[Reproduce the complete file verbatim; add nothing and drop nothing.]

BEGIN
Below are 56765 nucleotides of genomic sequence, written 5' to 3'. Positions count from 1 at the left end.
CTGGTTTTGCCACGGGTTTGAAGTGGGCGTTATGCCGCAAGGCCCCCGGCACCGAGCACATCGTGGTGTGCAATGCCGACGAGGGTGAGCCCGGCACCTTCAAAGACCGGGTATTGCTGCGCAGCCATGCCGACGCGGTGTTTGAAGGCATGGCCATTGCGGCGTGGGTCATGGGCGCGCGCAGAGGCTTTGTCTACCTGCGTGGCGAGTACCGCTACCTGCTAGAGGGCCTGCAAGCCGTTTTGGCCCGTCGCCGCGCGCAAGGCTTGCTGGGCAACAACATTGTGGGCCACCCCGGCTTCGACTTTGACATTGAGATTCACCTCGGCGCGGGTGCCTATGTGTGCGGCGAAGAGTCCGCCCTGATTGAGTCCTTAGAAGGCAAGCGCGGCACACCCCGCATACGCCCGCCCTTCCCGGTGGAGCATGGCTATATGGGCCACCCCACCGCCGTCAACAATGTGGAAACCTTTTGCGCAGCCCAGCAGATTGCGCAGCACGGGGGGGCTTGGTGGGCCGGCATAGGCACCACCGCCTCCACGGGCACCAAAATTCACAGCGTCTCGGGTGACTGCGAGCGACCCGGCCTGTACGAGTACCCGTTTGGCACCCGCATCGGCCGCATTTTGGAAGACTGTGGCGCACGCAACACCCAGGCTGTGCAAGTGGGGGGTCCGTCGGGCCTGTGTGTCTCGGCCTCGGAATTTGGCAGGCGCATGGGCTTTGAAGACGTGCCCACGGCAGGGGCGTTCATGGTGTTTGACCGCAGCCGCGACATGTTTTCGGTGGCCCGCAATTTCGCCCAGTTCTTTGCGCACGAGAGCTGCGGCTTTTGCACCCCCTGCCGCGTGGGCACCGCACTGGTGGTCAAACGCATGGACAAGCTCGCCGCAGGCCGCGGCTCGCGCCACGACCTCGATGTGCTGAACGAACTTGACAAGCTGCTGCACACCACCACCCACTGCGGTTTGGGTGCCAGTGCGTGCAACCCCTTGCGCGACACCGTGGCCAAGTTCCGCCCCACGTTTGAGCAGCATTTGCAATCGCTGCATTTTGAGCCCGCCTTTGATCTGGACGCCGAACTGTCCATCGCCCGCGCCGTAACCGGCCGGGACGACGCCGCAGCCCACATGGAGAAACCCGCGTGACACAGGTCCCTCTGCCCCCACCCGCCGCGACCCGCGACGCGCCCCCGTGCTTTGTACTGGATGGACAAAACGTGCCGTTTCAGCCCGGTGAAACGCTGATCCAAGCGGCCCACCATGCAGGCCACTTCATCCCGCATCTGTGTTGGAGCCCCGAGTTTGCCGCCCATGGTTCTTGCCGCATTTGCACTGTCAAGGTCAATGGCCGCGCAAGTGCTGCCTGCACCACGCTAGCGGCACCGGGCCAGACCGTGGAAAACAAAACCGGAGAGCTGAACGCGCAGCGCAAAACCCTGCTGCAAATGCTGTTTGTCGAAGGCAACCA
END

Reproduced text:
Below are 56765 nucleotides of genomic sequence, written 5' to 3'. Positions count from 1 at the left end.
CTGGTTTTGCCACGGGTTTGAAGTGGGCGTTATGCCGCAAGGCCCCCGGCACCGAGCACATCGTGGTGTGCAATGCCGACGAGGGTGAGCCCGGCACCTTCAAAGACCGGGTATTGCTGCGCAGCCATGCCGACGCGGTGTTTGAAGGCATGGCCATTGCGGCGTGGGTCATGGGCGCGCGCAGAGGCTTTGTCTACCTGCGTGGCGAGTACCGCTACCTGCTAGAGGGCCTGCAAGCCGTTTTGGCCCGTCGCCGCGCGCAAGGCTTGCTGGGCAACAACATTGTGGGCCACCCCGGCTTCGACTTTGACATTGAGATTCACCTCGGCGCGGGTGCCTATGTGTGCGGCGAAGAGTCCGCCCTGATTGAGTCCTTAGAAGGCAAGCGCGGCACACCCCGCATACGCCCGCCCTTCCCGGTGGAGCATGGCTATATGGGCCACCCCACCGCCGTCAACAATGTGGAAACCTTTTGCGCAGCCCAGCAGATTGCGCAGCACGGGGGGGCTTGGTGGGCCGGCATAGGCACCACCGCCTCCACGGGCACCAAAATTCACAGCGTCTCGGGTGACTGCGAGCGACCCGGCCTGTACGAGTACCCGTTTGGCACCCGCATCGGCCGCATTTTGGAAGACTGTGGCGCACGCAACACCCAGGCTGTGCAAGTGGGGGGTCCGTCGGGCCTGTGTGTCTCGGCCTCGGAATTTGGCAGGCGCATGGGCTTTGAAGACGTGCCCACGGCAGGGGCGTTCATGGTGTTTGACCGCAGCCGCGACATGTTTTCGGTGGCCCGCAATTTCGCCCAGTTCTTTGCGCACGAGAGCTGCGGCTTTTGCACCCCCTGCCGCGTGGGCACCGCACTGGTGGTCAAACGCATGGACAAGCTCGCCGCAGGCCGCGGCTCGCGCCACGACCTCGATGTGCTGAACGAACTTGACAAGCTGCTGCACACCACCACCCACTGCGGTTTGGGTGCCAGTGCGTGCAACCCCTTGCGCGACACCGTGGCCAAGTTCCGCCCCACGTTTGAGCAGCATTTGCAATCGCTGCATTTTGAGCCCGCCTTTGATCTGGACGCCGAACTGTCCATCGCCCGCGCCGTAACCGGCCGGGACGACGCCGCAGCCCACATGGAGAAACCCGCGTGACACAGGTCCCTCTGCCCCCACCCGCCGCGACCCGCGACGCGCCCCCGTGCTTTGTACTGGATGGACAAAACGTGCCGTTTCAGCCCGGTGAAACGCTGATCCAAGCGGCCCACCATGCAGGCCACTTCATCCCGCATCTGTGTTGGAGCCCCGAGTTTGCCGCCCATGGTTCTTGCCGCATTTGCACTGTCAAGGTCAATGGCCGCGCAAGTGCTGCCTGCACCACGCTAGCGGCACCGGGCCAGACCGTGGAAAACAAAACCGGAGAGCTGAACGCGCAGCGCAAAACCCTGCTGCAAATGCTGTTTGTCGAAGGCAACCA